Cytolytic T-cells (CTL) (killer cells) are the most powerful anti-tumor immune cells. CTL survellle all cells in the body for adnormalities though their T-cell receptor (TCR). The TCR on the CTL interacts with MHC I molecules expressed on cells. If the cells has any mutated proteins or proteins from viruses, small segments of these mutated proteins are displayed on MHC I molecules,for recognition by the CTL through the TCR. If a CTL recognizes the abnormal peptide and the transformed or infected cell expresses a co-stimulatory signal (mostly through CD28), the CTL killer program is engaged and the target cell will be lysed. However, the identification of peptides that will be recognized by CTL is limited, making it difficult to program and direct CTL to specifically kill tumors. The most advanced method to identify tumors is through the overexpression of surface molecules by antibodies. However, antibodies are not able to kill tumors. Therefore, the concept behind CAR-T technology is to genetically modify CTL so that they recognize tumors like an antibody and kill like a CTL.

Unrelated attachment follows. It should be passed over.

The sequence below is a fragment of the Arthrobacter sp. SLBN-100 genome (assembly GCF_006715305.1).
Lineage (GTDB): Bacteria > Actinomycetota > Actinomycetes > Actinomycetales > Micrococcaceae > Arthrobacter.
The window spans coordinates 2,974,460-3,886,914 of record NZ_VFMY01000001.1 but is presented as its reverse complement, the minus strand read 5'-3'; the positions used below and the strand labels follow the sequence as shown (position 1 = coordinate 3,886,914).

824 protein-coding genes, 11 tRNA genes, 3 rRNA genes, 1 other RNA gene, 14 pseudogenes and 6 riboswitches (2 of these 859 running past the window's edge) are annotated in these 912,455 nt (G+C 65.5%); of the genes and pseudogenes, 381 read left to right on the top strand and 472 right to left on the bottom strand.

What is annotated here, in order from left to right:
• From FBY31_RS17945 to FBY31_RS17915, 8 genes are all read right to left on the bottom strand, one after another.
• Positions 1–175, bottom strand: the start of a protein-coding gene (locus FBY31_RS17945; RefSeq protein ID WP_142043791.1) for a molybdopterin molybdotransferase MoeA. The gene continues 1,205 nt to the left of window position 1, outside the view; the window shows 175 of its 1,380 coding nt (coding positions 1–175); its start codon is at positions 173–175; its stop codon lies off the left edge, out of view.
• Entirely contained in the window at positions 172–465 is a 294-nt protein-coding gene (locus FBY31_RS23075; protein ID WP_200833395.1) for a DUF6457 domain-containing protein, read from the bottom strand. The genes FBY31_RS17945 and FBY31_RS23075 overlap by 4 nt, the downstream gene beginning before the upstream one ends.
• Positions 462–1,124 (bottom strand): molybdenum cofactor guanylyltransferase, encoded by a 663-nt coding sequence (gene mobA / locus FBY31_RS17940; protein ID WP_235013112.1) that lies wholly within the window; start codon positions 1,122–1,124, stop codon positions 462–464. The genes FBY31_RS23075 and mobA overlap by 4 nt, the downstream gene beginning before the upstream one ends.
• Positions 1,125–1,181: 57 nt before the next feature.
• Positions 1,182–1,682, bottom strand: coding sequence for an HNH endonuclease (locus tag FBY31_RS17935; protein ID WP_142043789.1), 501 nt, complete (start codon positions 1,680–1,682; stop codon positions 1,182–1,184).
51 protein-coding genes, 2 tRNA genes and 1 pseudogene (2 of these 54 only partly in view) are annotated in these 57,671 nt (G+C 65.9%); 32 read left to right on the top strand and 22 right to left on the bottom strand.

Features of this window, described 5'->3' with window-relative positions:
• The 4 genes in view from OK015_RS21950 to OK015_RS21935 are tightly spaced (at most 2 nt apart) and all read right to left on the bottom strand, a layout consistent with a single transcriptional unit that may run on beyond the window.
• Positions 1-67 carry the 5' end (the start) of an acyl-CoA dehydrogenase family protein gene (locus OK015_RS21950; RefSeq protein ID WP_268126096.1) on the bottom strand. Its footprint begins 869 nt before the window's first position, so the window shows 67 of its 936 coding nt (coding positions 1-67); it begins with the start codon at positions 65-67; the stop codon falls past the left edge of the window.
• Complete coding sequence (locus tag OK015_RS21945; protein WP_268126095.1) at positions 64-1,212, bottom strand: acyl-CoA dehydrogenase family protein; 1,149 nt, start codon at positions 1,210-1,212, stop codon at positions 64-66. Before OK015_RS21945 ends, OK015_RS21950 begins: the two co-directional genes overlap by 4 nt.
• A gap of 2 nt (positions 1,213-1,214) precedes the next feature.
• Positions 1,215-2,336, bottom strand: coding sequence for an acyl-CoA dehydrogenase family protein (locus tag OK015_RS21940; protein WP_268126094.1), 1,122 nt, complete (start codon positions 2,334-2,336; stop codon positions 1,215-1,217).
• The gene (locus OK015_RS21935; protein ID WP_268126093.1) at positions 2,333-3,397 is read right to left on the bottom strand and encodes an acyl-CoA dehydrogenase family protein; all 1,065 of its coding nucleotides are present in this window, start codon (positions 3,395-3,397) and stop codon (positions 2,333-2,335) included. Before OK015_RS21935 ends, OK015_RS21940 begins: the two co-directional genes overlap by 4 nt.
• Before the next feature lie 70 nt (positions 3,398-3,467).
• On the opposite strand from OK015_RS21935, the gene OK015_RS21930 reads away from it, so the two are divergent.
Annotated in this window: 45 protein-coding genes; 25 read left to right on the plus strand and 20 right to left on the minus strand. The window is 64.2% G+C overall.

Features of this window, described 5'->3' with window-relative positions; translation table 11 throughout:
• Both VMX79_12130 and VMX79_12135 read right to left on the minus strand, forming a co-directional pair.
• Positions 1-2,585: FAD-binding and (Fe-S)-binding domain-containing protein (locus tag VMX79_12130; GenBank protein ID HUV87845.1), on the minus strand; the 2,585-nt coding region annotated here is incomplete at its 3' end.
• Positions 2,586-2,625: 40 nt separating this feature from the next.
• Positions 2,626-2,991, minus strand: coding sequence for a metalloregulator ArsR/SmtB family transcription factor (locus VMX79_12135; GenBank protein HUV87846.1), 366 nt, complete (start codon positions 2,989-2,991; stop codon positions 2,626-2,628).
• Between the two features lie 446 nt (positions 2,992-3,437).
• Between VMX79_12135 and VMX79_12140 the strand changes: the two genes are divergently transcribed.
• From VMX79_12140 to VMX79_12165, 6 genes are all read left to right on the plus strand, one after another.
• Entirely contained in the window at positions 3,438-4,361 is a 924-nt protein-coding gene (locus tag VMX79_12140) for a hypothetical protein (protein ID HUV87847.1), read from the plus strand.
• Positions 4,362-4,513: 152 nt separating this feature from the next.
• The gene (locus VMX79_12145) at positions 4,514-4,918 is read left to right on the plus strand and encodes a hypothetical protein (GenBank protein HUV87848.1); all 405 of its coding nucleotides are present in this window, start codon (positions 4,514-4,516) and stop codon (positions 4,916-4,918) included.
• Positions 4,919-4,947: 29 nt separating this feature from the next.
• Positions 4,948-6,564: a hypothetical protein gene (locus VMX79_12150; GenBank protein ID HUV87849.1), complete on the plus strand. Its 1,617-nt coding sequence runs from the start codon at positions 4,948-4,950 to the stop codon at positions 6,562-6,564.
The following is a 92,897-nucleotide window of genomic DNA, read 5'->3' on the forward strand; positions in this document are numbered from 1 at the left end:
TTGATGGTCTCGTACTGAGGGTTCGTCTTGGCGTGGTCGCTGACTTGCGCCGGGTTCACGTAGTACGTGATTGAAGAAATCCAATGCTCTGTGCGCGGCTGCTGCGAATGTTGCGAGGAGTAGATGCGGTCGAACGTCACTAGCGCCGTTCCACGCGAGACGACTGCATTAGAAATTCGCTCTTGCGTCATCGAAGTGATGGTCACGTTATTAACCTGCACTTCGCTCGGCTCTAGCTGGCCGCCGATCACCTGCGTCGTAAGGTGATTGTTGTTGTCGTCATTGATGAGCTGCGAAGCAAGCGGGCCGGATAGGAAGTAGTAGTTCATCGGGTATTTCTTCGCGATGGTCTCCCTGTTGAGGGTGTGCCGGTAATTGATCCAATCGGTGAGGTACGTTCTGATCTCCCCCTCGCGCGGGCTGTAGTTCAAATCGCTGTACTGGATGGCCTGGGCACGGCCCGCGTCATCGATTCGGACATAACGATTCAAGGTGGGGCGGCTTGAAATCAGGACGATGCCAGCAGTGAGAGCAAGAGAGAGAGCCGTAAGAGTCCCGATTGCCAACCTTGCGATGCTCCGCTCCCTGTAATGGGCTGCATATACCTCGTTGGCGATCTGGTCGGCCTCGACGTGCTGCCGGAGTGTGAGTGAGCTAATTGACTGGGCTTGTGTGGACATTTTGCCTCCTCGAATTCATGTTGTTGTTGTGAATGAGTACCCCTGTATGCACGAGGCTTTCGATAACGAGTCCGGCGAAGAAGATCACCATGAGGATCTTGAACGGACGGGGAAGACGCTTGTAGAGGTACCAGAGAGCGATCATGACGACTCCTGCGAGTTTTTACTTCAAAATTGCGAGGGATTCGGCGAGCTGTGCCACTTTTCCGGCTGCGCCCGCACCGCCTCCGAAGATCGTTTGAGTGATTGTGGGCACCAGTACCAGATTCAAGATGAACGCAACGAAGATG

The major technical obstacle to CAR-T cells approach is the lack of surface molecules expressed only on tumors and not on normal cells in which to direct the CAR-T cells. With abesence of tumor-specific markers, CAR-T can only be directed to tissue specific antigens. For example, antigens expressed on all B-cells. Since in leukemia most all B-cells are tumor, by eliminating all B-cells, it has been shown that new heathly B-cells can later replace the killed leukemic cells.
However, solid tumors are not tissue specific and thus CAR-T can not be genetically-engineered to attack solid tumors as they can for blood cancers. This technical problem restricts use of CAR-T only to certain blood cancers where the targeted blood cell can be killed and replaced.
Mirror Effect® technology is able to harness the power of CTL to specifically kill tumors by reverse engineering natural immune mechanisms to educate and arm CTL to identify and kill solid tumor cells and not normal cells without need for genetic manipulation. The process is enabled by “off-the-shelf” AlloStim® cells. Thus, our next generation immunotherapy broadens the applicability of resident CTL tumor killing mechanisms to solid tumor indications with the benefit of the economies of scale associated with allogeneic cell format.